Colonia Juarez, Mexico (CNN) -- In the rolling hills of northern Mexico, about 180 miles south of the U.S. border, lies a community that stands out for its religious roots. The houses in this community surrounded by peach and apple orchards look more like homes you would find in the American Southwest than in Mexico. On top of a hill stands a gleaming white Mormon temple, a rarity in this largely Catholic country.
Miles Anthony Romney is a resident in this community called Colonia Juarez and a practicing Mormon. The 50-year-old owner of orchards and a fruit packing plant says his family descends from Mormons who settled in this area more than 125 years ago.
"They established the apple orchards, the peach orchards, farms, ranches, and that's basically what we do today," Romney said. "We come from a hardworking family. We come from honest people."
Miles A. Romney's great-grandfather led the first group of Mormons to the state of Chihuahua, the same Mormons to whom the family of U.S. presidential candidate Mitt Romney traces its heritage. In fact, Mitt Romney's father, George -- who also ran for president in the United States -- was born in this area himself in a town called Colonia Dublan. And Miles Anthony Romney is Mitt Romney's second cousin.
Miles Romney is so proud of Mitt Romney's political career that he managed to get a Romney bumper sticker sent to Mexico which he proudly displays on his pickup truck. He also has a Romney campaign sign on his window. And he says he can't understand why Mitt Romney's religion is an issue for some people. "I think it's a misunderstanding on their part. I know people try to use that against Mitt, but they just can't find anything on him to dig up about him," Romney says.
The first Romneys arrived in this part of Mexico around 1885. They came from Utah, said Kelly Wayne Romney, where as Mormons, they felt they had to deal with religious persecution and the controversy over polygamy. There are still about 40 members of the Romney family here in Colonia Juarez who trace their roots back to those first settlers.
Kelly Romney is also a resident of Colonia Juarez. The 69-year-old is Mitt Romney's second cousin as well. He says that, among the first settlers, "it was actually a very small percentage of the church that practiced polygamy." The community hasn't practiced polygamy since the church banned it in the late 1800s.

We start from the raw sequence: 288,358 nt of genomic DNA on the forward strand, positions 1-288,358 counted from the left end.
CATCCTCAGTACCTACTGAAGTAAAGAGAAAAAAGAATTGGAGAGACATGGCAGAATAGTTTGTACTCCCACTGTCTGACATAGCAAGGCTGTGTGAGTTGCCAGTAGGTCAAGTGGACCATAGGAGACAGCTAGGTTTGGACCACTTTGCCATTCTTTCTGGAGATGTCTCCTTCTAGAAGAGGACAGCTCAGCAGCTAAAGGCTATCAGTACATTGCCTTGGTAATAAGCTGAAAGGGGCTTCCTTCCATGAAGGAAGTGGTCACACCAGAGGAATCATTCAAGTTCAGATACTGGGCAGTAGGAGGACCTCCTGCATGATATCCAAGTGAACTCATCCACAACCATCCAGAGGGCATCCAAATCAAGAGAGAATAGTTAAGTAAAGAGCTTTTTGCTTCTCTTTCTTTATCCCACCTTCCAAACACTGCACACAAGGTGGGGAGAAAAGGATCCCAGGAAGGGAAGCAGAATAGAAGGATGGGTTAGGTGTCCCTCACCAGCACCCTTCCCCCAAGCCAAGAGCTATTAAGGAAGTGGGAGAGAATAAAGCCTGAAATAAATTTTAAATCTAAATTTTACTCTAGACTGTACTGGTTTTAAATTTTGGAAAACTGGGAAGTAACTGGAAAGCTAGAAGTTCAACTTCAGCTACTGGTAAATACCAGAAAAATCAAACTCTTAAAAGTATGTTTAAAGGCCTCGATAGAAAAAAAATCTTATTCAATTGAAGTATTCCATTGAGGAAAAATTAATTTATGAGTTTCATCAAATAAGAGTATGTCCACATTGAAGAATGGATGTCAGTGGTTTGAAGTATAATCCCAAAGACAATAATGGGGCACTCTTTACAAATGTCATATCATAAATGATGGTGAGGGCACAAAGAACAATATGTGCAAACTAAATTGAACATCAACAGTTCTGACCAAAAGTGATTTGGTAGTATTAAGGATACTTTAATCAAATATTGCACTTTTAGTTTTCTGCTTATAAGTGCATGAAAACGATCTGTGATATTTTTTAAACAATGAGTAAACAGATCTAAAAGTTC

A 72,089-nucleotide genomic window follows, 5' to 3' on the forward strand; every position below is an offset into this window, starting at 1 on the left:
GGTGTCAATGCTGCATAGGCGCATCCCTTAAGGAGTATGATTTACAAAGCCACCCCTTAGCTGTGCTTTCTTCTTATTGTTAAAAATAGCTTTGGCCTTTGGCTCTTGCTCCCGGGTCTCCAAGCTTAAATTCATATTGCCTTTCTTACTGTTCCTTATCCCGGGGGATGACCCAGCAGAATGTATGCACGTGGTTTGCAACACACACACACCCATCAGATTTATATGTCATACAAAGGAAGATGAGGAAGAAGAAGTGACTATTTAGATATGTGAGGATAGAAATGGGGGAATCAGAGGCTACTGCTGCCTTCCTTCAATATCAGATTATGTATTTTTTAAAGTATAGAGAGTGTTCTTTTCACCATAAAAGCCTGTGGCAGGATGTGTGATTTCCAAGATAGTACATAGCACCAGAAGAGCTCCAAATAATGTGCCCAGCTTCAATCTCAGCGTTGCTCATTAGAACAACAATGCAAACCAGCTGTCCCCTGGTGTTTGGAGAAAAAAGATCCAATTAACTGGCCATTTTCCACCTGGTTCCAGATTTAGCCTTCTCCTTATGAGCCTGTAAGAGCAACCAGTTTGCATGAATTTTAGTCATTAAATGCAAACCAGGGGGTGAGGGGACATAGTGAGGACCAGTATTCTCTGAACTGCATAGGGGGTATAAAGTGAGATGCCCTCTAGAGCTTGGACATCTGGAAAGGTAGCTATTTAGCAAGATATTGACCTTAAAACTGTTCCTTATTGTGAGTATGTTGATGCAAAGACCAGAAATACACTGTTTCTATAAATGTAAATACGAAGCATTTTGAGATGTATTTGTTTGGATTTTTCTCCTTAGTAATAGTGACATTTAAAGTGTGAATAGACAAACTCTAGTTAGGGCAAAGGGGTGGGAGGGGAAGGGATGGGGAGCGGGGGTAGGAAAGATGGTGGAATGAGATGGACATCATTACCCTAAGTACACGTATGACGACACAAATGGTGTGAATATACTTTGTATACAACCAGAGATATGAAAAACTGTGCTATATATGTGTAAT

His peach and apple orchards, together with those owned by other members of the Romney family, are a crucial source of employment in this part of Mexico. A fruit packing cooperative owned by several of the Romneys is also an important economic engine in the community.
The Romney family and other Mormon settlers built a bilingual school in 1904 that is attended by the children of all the members of the Mormon community.
Kelly Romney says Mitt Romney himself has never been here, but the fruit grower says he saw him once in the States. "I was on a plane one time from Salt Lake City to New York and he was on it. My wife kept trying to get me to go meet him, but I guess I was a little timid and thought, 'Well when we get off in New York I'll meet him,' but we got off and he went on to Boston," Kelly Romney said.
As much as he admires his second cousin, Kelly Romney says he disagrees with his position on immigration. "There should be guest worker programs for these [Mexican] people that are practically starving to death to be able to go over there and do work that the American people would not do," Romney said.
More than anything, this branch of the Romney family defines itself by the teachings of its church, and feels allegiance to both Mexico and the United States.
Kelly Romney says he knows the national sports of both countries equally well. But when asked what country he would root for in a soccer match between the United States and Mexico, he replies "Mexico!" with a quick smile. "We have a loyalty to this country. We were born here," Romney says.